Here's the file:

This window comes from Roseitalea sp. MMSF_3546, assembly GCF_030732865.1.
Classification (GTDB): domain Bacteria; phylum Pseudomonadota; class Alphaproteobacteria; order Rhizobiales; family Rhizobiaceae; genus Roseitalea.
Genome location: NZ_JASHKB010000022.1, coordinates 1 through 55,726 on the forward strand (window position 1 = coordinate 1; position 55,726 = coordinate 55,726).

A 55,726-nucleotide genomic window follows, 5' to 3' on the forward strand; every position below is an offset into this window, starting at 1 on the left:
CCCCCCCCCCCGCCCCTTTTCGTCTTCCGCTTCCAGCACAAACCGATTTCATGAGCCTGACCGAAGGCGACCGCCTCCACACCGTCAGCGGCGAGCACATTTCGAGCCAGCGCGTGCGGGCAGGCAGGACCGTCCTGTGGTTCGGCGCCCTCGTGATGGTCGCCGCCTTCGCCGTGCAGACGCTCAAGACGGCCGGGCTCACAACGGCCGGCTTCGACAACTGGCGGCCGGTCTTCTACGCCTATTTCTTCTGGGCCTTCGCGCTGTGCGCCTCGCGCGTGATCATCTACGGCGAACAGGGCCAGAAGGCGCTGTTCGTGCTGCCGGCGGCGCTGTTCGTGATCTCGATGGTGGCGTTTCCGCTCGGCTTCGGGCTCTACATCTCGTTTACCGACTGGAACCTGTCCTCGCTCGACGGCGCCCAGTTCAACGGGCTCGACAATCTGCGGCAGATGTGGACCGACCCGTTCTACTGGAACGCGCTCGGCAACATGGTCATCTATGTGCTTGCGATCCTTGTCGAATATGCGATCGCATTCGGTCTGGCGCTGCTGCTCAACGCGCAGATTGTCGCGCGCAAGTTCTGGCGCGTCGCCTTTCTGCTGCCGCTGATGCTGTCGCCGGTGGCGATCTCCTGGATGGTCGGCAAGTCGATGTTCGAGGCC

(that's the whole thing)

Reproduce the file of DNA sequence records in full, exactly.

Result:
This window comes from Roseitalea sp. MMSF_3546, assembly GCF_030732865.1.
Classification (GTDB): domain Bacteria; phylum Pseudomonadota; class Alphaproteobacteria; order Rhizobiales; family Rhizobiaceae; genus Roseitalea.
Genome location: NZ_JASHKB010000022.1, coordinates 1 through 55,726 on the forward strand (window position 1 = coordinate 1; position 55,726 = coordinate 55,726).

A 55,726-nucleotide genomic window follows, 5' to 3' on the forward strand; every position below is an offset into this window, starting at 1 on the left:
CCCCCCCCCCCGCCCCTTTTCGTCTTCCGCTTCCAGCACAAACCGATTTCATGAGCCTGACCGAAGGCGACCGCCTCCACACCGTCAGCGGCGAGCACATTTCGAGCCAGCGCGTGCGGGCAGGCAGGACCGTCCTGTGGTTCGGCGCCCTCGTGATGGTCGCCGCCTTCGCCGTGCAGACGCTCAAGACGGCCGGGCTCACAACGGCCGGCTTCGACAACTGGCGGCCGGTCTTCTACGCCTATTTCTTCTGGGCCTTCGCGCTGTGCGCCTCGCGCGTGATCATCTACGGCGAACAGGGCCAGAAGGCGCTGTTCGTGCTGCCGGCGGCGCTGTTCGTGATCTCGATGGTGGCGTTTCCGCTCGGCTTCGGGCTCTACATCTCGTTTACCGACTGGAACCTGTCCTCGCTCGACGGCGCCCAGTTCAACGGGCTCGACAATCTGCGGCAGATGTGGACCGACCCGTTCTACTGGAACGCGCTCGGCAACATGGTCATCTATGTGCTTGCGATCCTTGTCGAATATGCGATCGCATTCGGTCTGGCGCTGCTGCTCAACGCGCAGATTGTCGCGCGCAAGTTCTGGCGCGTCGCCTTTCTGCTGCCGCTGATGCTGTCGCCGGTGGCGATCTCCTGGATGGTCGGCAAGTCGATGTTCGAGGCC